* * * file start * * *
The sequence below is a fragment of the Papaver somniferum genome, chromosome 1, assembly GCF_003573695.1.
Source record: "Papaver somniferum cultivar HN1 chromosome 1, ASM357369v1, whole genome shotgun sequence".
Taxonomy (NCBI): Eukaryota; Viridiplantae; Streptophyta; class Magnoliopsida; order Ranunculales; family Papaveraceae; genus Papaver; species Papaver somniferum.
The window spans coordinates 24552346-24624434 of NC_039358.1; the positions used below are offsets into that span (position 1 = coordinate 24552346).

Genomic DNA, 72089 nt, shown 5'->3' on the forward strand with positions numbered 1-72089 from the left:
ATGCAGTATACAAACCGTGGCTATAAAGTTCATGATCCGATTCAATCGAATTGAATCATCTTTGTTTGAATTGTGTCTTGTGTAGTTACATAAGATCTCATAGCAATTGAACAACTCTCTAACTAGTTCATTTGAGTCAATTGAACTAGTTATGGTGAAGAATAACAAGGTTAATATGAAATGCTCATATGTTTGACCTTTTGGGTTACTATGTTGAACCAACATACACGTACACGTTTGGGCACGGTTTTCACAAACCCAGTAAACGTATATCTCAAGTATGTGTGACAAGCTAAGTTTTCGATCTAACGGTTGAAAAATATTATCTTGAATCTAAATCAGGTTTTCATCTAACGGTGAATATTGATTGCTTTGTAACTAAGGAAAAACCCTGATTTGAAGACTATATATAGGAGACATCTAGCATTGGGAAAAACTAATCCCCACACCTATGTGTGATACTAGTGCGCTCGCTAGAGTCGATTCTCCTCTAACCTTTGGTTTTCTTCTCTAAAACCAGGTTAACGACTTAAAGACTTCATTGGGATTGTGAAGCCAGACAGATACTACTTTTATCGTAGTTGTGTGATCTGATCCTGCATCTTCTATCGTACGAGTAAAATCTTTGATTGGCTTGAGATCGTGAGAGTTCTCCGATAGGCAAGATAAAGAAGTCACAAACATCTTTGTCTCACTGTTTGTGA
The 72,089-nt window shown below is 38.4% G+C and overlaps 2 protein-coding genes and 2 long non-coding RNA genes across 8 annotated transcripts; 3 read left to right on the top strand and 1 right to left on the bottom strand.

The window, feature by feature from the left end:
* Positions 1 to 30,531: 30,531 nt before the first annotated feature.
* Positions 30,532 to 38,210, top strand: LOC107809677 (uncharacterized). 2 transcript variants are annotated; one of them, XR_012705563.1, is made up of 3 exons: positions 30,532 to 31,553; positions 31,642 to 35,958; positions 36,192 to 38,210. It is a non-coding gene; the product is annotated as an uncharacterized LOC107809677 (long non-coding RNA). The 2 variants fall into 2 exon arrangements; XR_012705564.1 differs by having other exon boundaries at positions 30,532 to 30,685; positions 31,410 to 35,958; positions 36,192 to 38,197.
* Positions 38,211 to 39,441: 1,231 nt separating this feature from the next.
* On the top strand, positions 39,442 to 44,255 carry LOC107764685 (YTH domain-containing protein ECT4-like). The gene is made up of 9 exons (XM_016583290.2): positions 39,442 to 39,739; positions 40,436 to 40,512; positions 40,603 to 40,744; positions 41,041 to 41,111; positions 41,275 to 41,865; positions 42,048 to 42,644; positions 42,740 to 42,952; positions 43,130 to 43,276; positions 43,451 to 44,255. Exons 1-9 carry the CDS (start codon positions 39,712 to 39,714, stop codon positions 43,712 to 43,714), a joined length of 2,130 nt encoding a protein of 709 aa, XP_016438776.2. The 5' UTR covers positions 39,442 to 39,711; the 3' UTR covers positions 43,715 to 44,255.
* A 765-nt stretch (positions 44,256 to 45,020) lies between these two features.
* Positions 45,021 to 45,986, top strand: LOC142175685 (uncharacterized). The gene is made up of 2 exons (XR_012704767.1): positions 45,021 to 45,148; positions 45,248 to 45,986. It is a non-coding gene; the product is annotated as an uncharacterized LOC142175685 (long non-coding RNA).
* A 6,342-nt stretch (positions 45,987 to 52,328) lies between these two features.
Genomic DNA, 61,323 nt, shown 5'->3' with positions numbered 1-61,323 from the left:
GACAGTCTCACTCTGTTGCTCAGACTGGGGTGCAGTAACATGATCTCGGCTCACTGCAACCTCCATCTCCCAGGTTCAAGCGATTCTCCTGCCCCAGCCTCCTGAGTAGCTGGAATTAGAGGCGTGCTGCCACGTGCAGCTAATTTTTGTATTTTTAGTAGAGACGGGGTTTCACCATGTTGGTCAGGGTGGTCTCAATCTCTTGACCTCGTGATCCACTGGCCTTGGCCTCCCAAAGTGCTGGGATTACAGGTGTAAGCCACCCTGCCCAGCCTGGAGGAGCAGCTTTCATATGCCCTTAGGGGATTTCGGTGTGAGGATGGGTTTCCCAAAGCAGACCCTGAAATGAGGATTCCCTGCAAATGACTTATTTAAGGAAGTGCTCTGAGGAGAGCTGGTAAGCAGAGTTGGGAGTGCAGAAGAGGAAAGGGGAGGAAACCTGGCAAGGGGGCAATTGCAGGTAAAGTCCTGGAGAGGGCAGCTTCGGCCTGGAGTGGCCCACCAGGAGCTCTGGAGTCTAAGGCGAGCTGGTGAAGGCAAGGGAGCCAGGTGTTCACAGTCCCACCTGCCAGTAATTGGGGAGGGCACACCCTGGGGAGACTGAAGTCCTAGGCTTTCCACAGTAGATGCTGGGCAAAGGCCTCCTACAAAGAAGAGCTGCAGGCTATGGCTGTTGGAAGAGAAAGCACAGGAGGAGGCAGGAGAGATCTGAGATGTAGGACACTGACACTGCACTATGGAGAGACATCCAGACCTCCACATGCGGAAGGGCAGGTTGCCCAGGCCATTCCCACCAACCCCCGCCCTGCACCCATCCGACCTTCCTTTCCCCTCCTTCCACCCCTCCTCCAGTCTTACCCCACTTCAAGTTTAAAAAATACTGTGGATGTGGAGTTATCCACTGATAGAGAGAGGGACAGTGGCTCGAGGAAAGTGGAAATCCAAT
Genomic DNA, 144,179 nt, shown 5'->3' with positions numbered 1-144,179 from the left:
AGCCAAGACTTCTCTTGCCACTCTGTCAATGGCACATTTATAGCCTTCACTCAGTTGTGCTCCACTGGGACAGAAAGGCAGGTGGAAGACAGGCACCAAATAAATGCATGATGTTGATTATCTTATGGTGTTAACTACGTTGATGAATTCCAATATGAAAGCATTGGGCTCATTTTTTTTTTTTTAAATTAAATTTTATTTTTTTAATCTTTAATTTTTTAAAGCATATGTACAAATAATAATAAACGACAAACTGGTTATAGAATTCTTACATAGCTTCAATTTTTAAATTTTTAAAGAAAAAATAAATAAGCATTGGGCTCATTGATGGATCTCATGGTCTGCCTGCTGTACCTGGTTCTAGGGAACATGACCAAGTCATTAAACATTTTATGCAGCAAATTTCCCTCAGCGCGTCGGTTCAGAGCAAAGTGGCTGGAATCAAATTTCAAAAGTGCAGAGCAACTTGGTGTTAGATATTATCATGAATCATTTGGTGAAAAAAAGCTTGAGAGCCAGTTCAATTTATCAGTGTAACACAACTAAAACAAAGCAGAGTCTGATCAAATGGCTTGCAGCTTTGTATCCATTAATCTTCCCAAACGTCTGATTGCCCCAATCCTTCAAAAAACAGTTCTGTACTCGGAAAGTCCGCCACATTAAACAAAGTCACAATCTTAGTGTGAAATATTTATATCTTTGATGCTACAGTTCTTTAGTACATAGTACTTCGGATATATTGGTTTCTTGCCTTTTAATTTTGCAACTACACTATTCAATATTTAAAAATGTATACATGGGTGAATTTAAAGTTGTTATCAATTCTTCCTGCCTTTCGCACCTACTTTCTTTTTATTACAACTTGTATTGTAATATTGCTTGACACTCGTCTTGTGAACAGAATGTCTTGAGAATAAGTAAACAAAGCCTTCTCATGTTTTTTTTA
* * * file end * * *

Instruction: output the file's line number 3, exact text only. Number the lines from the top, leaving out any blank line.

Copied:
Taxonomy (NCBI): Eukaryota; Viridiplantae; Streptophyta; class Magnoliopsida; order Ranunculales; family Papaveraceae; genus Papaver; species Papaver somniferum.